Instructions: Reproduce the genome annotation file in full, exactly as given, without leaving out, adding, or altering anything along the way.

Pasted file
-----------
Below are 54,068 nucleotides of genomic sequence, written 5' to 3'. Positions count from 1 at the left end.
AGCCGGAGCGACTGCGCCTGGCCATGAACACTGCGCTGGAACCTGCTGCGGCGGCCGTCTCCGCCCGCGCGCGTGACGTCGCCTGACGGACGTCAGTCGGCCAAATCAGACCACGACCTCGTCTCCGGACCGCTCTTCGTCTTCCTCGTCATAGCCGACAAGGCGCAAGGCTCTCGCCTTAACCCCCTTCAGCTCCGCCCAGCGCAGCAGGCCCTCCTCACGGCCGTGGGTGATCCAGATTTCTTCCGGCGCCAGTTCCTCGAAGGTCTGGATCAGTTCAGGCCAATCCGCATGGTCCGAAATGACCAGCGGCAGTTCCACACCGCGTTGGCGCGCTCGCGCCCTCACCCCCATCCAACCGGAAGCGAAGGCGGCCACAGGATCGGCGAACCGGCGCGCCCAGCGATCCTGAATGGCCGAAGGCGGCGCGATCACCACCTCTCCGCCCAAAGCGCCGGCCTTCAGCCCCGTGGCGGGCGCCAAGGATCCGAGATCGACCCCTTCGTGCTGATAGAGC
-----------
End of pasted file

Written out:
Below are 54,068 nucleotides of genomic sequence, written 5' to 3'. Positions count from 1 at the left end.
AGCCGGAGCGACTGCGCCTGGCCATGAACACTGCGCTGGAACCTGCTGCGGCGGCCGTCTCCGCCCGCGCGCGTGACGTCGCCTGACGGACGTCAGTCGGCCAAATCAGACCACGACCTCGTCTCCGGACCGCTCTTCGTCTTCCTCGTCATAGCCGACAAGGCGCAAGGCTCTCGCCTTAACCCCCTTCAGCTCCGCCCAGCGCAGCAGGCCCTCCTCACGGCCGTGGGTGATCCAGATTTCTTCCGGCGCCAGTTCCTCGAAGGTCTGGATCAGTTCAGGCCAATCCGCATGGTCCGAAATGACCAGCGGCAGTTCCACACCGCGTTGGCGCGCTCGCGCCCTCACCCCCATCCAACCGGAAGCGAAGGCGGCCACAGGATCGGCGAACCGGCGCGCCCAGCGATCCTGAATGGCCGAAGGCGGCGCGATCACCACCTCTCCGCCCAAAGCGCCGGCCTTCAGCCCCGTGGCGGGCGCCAAGGATCCGAGATCGACCCCTTCGTGCTGATAGAGC